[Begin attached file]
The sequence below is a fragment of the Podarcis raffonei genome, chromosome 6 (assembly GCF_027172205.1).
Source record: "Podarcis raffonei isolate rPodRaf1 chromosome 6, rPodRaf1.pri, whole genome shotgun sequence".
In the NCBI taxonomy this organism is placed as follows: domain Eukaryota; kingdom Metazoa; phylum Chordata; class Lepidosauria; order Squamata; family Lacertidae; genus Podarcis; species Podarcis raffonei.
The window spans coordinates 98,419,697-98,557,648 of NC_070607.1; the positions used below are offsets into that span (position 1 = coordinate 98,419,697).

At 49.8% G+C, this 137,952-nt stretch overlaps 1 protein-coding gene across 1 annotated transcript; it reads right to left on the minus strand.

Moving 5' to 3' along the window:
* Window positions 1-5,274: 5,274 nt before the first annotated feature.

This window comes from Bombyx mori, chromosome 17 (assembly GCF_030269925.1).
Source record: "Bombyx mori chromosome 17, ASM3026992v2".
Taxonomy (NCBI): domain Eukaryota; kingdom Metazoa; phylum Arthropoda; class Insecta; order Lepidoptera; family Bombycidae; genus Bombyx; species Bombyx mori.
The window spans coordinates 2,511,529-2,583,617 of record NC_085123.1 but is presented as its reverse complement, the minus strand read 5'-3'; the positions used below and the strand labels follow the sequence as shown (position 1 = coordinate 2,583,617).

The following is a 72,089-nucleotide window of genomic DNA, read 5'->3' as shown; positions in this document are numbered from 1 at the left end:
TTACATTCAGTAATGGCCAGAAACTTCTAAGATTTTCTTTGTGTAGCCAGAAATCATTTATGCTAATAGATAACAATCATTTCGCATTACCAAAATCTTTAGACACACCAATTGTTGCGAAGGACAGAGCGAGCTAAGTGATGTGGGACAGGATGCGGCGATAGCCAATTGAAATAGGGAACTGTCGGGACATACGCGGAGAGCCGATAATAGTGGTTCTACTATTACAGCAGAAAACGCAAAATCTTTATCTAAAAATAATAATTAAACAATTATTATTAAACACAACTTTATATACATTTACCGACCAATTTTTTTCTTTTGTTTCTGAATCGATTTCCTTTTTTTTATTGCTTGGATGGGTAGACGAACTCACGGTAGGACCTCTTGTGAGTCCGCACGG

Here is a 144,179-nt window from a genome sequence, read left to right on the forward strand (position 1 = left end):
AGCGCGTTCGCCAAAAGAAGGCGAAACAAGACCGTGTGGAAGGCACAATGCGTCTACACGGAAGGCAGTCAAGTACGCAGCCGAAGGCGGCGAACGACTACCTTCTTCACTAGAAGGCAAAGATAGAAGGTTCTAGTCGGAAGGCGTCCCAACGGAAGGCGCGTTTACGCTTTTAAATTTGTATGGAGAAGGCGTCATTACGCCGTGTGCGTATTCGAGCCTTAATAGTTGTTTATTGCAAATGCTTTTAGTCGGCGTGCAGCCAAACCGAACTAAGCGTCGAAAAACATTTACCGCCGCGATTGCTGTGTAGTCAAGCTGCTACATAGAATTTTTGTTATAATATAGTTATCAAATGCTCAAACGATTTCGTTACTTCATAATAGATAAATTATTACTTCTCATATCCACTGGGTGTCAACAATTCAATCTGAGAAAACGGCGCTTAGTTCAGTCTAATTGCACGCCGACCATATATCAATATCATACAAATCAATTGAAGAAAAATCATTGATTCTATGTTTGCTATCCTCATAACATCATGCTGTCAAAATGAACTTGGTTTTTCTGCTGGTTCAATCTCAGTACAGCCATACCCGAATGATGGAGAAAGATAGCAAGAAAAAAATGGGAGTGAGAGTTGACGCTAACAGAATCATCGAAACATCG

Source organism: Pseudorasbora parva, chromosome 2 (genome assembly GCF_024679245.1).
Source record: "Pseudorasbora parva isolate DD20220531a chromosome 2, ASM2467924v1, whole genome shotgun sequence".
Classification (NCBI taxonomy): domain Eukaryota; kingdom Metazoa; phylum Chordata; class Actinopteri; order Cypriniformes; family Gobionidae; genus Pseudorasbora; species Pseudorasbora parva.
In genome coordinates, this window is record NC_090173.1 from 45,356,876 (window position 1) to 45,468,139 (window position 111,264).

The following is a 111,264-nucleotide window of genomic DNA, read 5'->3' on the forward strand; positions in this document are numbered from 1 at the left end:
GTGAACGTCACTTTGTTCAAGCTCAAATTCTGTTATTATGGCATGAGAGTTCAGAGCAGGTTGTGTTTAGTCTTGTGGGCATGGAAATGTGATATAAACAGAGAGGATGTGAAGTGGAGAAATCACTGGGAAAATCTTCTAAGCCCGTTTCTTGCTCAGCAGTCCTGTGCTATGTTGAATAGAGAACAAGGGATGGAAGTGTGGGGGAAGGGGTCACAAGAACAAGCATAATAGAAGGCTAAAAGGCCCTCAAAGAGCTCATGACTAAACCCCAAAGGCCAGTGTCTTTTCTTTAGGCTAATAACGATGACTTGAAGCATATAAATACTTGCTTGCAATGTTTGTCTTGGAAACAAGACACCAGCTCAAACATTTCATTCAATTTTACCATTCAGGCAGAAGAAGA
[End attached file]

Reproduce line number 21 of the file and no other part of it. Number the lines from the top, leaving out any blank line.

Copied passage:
GTGAACGTCACTTTGTTCAAGCTCAAATTCTGTTATTATGGCATGAGAGTTCAGAGCAGGTTGTGTTTAGTCTTGTGGGCATGGAAATGTGATATAAACAGAGAGGATGTGAAGTGGAGAAATCACTGGGAAAATCTTCTAAGCCCGTTTCTTGCTCAGCAGTCCTGTGCTATGTTGAATAGAGAACAAGGGATGGAAGTGTGGGGGAAGGGGTCACAAGAACAAGCATAATAGAAGGCTAAAAGGCCCTCAAAGAGCTCATGACTAAACCCCAAAGGCCAGTGTCTTTTCTTTAGGCTAATAACGATGACTTGAAGCATATAAATACTTGCTTGCAATGTTTGTCTTGGAAACAAGACACCAGCTCAAACATTTCATTCAATTTTACCATTCAGGCAGAAGAAGA